I kid, I kid....

January 23, 2006, 12:03 PM
"Expensive gear doesn't ensure a successful hunt"

I wish someone had told me this 35 years ago....:) Why after all the high dollar scopes, guns, binocs, boots, and clothing...figured I'd have a World Record deer by now!....(sigh, guess I didn't spend enough money :( )

January 23, 2006, 12:31 PM
To be fair to the store, this guy strikes me as pretty strong-willed. He may have marched in there and told the sales person, "Show me the biggest rifle ya got", and then bought it. I'm not sure what the sales person told him about the rifle.

And don't get me wrong here: I like nice things, too. His scope was really nice; that Leupold was a lot clearer than my cheapo-Tasco. I have no problem with hunters buying nice gear. But most of the other stuff was worthless and would have just weighed him down while hunting.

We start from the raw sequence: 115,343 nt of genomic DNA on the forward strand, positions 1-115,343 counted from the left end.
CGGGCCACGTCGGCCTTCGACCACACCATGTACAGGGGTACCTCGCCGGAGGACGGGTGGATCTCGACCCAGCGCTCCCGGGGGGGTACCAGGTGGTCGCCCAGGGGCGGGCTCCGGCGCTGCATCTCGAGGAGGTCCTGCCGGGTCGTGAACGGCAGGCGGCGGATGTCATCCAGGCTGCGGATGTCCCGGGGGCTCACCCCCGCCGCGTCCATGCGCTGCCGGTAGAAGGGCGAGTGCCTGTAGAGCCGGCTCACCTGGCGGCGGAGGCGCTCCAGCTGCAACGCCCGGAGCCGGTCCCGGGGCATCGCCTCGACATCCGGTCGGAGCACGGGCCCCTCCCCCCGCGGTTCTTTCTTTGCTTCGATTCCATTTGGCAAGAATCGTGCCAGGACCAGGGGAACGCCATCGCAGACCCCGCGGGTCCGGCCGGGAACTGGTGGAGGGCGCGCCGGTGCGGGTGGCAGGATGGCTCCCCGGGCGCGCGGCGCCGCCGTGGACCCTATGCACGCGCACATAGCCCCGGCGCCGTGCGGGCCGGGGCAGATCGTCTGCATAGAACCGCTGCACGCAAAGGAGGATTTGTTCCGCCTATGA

I would note that a couple of times, he did use the rangefinder to tell us how far away a tree was while we were getting in and out of the truck, though. :p

Harley Quinn
January 23, 2006, 12:59 PM
That baby kicks.:eek: I believe he needs to shoot that in a prone position 20 rounds, for a well deserved lesson LOL.


January 23, 2006, 04:26 PM
I told him to leave the rangefinder and binocs in the truck (the timber is too dense to use them anyway).Can't say I agree with that. Good binocs are a good tool to find deer in dense cover. And a nice expensive shoulder harness system is a good way to carry them.

I love to buy expensive equipment. It certainly does not ensure success but will sometimes give you a little edge. I especially don't scimp on optics or boots.

Experience is important but even the most experienced will come out of the woods empty handed sometimes.

Sometimes you just gotta get a little lucky:)